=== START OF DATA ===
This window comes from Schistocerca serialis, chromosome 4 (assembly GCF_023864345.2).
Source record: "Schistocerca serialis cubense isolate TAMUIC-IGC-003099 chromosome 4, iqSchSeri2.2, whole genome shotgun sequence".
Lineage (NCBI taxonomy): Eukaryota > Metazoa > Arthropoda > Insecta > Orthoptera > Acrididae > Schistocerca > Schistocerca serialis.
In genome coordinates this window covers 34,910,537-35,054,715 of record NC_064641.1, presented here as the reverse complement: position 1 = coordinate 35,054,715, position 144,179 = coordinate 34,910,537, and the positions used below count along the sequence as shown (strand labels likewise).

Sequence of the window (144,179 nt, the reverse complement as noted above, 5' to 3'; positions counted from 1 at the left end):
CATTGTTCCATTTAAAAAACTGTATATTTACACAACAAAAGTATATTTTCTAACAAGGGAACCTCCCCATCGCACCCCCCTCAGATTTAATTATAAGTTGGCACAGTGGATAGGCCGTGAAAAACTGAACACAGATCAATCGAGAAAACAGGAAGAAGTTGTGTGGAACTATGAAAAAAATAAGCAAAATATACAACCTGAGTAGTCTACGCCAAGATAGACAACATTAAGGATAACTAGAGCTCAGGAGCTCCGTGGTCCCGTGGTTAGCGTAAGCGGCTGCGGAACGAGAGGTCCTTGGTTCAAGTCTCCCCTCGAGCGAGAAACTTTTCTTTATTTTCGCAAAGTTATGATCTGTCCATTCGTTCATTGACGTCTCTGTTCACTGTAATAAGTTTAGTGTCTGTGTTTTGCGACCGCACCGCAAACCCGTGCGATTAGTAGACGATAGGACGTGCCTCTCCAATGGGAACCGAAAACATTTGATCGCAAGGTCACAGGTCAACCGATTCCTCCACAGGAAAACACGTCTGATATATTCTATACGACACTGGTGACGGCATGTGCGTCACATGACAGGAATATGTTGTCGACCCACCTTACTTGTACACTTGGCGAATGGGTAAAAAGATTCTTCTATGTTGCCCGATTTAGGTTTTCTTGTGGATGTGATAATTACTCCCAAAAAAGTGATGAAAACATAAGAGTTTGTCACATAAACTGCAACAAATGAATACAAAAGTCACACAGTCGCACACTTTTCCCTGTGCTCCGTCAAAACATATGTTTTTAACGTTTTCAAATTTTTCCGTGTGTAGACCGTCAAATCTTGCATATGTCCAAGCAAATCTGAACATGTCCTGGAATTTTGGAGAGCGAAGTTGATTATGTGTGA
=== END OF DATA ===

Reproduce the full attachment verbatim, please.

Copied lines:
This window comes from Schistocerca serialis, chromosome 4 (assembly GCF_023864345.2).
Source record: "Schistocerca serialis cubense isolate TAMUIC-IGC-003099 chromosome 4, iqSchSeri2.2, whole genome shotgun sequence".
Lineage (NCBI taxonomy): Eukaryota > Metazoa > Arthropoda > Insecta > Orthoptera > Acrididae > Schistocerca > Schistocerca serialis.
In genome coordinates this window covers 34,910,537-35,054,715 of record NC_064641.1, presented here as the reverse complement: position 1 = coordinate 35,054,715, position 144,179 = coordinate 34,910,537, and the positions used below count along the sequence as shown (strand labels likewise).

Sequence of the window (144,179 nt, the reverse complement as noted above, 5' to 3'; positions counted from 1 at the left end):
CATTGTTCCATTTAAAAAACTGTATATTTACACAACAAAAGTATATTTTCTAACAAGGGAACCTCCCCATCGCACCCCCCTCAGATTTAATTATAAGTTGGCACAGTGGATAGGCCGTGAAAAACTGAACACAGATCAATCGAGAAAACAGGAAGAAGTTGTGTGGAACTATGAAAAAAATAAGCAAAATATACAACCTGAGTAGTCTACGCCAAGATAGACAACATTAAGGATAACTAGAGCTCAGGAGCTCCGTGGTCCCGTGGTTAGCGTAAGCGGCTGCGGAACGAGAGGTCCTTGGTTCAAGTCTCCCCTCGAGCGAGAAACTTTTCTTTATTTTCGCAAAGTTATGATCTGTCCATTCGTTCATTGACGTCTCTGTTCACTGTAATAAGTTTAGTGTCTGTGTTTTGCGACCGCACCGCAAACCCGTGCGATTAGTAGACGATAGGACGTGCCTCTCCAATGGGAACCGAAAACATTTGATCGCAAGGTCACAGGTCAACCGATTCCTCCACAGGAAAACACGTCTGATATATTCTATACGACACTGGTGACGGCATGTGCGTCACATGACAGGAATATGTTGTCGACCCACCTTACTTGTACACTTGGCGAATGGGTAAAAAGATTCTTCTATGTTGCCCGATTTAGGTTTTCTTGTGGATGTGATAATTACTCCCAAAAAAGTGATGAAAACATAAGAGTTTGTCACATAAACTGCAACAAATGAATACAAAAGTCACACAGTCGCACACTTTTCCCTGTGCTCCGTCAAAACATATGTTTTTAACGTTTTCAAATTTTTCCGTGTGTAGACCGTCAAATCTTGCATATGTCCAAGCAAATCTGAACATGTCCTGGAATTTTGGAGAGCGAAGTTGATTATGTGTGA